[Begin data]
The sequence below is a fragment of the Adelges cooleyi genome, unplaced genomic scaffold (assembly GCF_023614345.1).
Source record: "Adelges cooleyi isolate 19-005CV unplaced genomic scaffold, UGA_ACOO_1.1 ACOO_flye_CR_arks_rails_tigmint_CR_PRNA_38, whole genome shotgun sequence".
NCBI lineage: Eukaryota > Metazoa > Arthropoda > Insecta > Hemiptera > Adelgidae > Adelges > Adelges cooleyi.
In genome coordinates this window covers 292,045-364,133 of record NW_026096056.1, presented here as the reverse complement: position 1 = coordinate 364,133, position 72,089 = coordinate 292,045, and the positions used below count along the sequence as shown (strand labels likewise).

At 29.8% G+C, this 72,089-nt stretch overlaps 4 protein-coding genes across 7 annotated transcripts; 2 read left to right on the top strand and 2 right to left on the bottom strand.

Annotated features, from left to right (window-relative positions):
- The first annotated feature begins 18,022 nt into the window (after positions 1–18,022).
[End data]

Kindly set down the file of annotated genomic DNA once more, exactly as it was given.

The sequence below is a fragment of the Adelges cooleyi genome, unplaced genomic scaffold (assembly GCF_023614345.1).
Source record: "Adelges cooleyi isolate 19-005CV unplaced genomic scaffold, UGA_ACOO_1.1 ACOO_flye_CR_arks_rails_tigmint_CR_PRNA_38, whole genome shotgun sequence".
NCBI lineage: Eukaryota > Metazoa > Arthropoda > Insecta > Hemiptera > Adelgidae > Adelges > Adelges cooleyi.
In genome coordinates this window covers 292,045-364,133 of record NW_026096056.1, presented here as the reverse complement: position 1 = coordinate 364,133, position 72,089 = coordinate 292,045, and the positions used below count along the sequence as shown (strand labels likewise).

At 29.8% G+C, this 72,089-nt stretch overlaps 4 protein-coding genes across 7 annotated transcripts; 2 read left to right on the top strand and 2 right to left on the bottom strand.

Annotated features, from left to right (window-relative positions):
- The first annotated feature begins 18,022 nt into the window (after positions 1–18,022).